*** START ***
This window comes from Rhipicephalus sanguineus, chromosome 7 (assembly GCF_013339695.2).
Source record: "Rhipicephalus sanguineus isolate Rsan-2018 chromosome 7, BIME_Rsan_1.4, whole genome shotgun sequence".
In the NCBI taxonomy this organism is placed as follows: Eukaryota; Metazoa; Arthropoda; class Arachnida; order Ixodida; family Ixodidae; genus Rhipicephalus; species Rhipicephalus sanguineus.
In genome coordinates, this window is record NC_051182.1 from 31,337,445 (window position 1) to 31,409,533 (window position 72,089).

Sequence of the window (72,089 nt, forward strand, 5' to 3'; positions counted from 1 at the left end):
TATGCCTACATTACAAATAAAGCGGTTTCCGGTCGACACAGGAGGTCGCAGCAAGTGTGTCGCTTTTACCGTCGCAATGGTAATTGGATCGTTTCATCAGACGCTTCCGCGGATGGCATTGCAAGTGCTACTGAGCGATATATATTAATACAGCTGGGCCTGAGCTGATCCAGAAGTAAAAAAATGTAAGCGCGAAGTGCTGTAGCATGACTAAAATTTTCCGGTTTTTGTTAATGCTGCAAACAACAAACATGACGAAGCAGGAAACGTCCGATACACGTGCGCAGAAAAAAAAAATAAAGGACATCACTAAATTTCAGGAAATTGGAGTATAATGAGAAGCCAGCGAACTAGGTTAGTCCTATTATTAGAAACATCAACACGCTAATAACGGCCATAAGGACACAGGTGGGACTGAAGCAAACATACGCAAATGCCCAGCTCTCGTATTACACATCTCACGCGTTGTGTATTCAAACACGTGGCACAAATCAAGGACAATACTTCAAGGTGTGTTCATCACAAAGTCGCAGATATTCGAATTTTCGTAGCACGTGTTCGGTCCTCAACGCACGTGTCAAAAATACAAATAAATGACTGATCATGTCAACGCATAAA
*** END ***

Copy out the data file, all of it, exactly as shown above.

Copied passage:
This window comes from Rhipicephalus sanguineus, chromosome 7 (assembly GCF_013339695.2).
Source record: "Rhipicephalus sanguineus isolate Rsan-2018 chromosome 7, BIME_Rsan_1.4, whole genome shotgun sequence".
In the NCBI taxonomy this organism is placed as follows: Eukaryota; Metazoa; Arthropoda; class Arachnida; order Ixodida; family Ixodidae; genus Rhipicephalus; species Rhipicephalus sanguineus.
In genome coordinates, this window is record NC_051182.1 from 31,337,445 (window position 1) to 31,409,533 (window position 72,089).

Sequence of the window (72,089 nt, forward strand, 5' to 3'; positions counted from 1 at the left end):
TATGCCTACATTACAAATAAAGCGGTTTCCGGTCGACACAGGAGGTCGCAGCAAGTGTGTCGCTTTTACCGTCGCAATGGTAATTGGATCGTTTCATCAGACGCTTCCGCGGATGGCATTGCAAGTGCTACTGAGCGATATATATTAATACAGCTGGGCCTGAGCTGATCCAGAAGTAAAAAAATGTAAGCGCGAAGTGCTGTAGCATGACTAAAATTTTCCGGTTTTTGTTAATGCTGCAAACAACAAACATGACGAAGCAGGAAACGTCCGATACACGTGCGCAGAAAAAAAAAATAAAGGACATCACTAAATTTCAGGAAATTGGAGTATAATGAGAAGCCAGCGAACTAGGTTAGTCCTATTATTAGAAACATCAACACGCTAATAACGGCCATAAGGACACAGGTGGGACTGAAGCAAACATACGCAAATGCCCAGCTCTCGTATTACACATCTCACGCGTTGTGTATTCAAACACGTGGCACAAATCAAGGACAATACTTCAAGGTGTGTTCATCACAAAGTCGCAGATATTCGAATTTTCGTAGCACGTGTTCGGTCCTCAACGCACGTGTCAAAAATACAAATAAATGACTGATCATGTCAACGCATAAA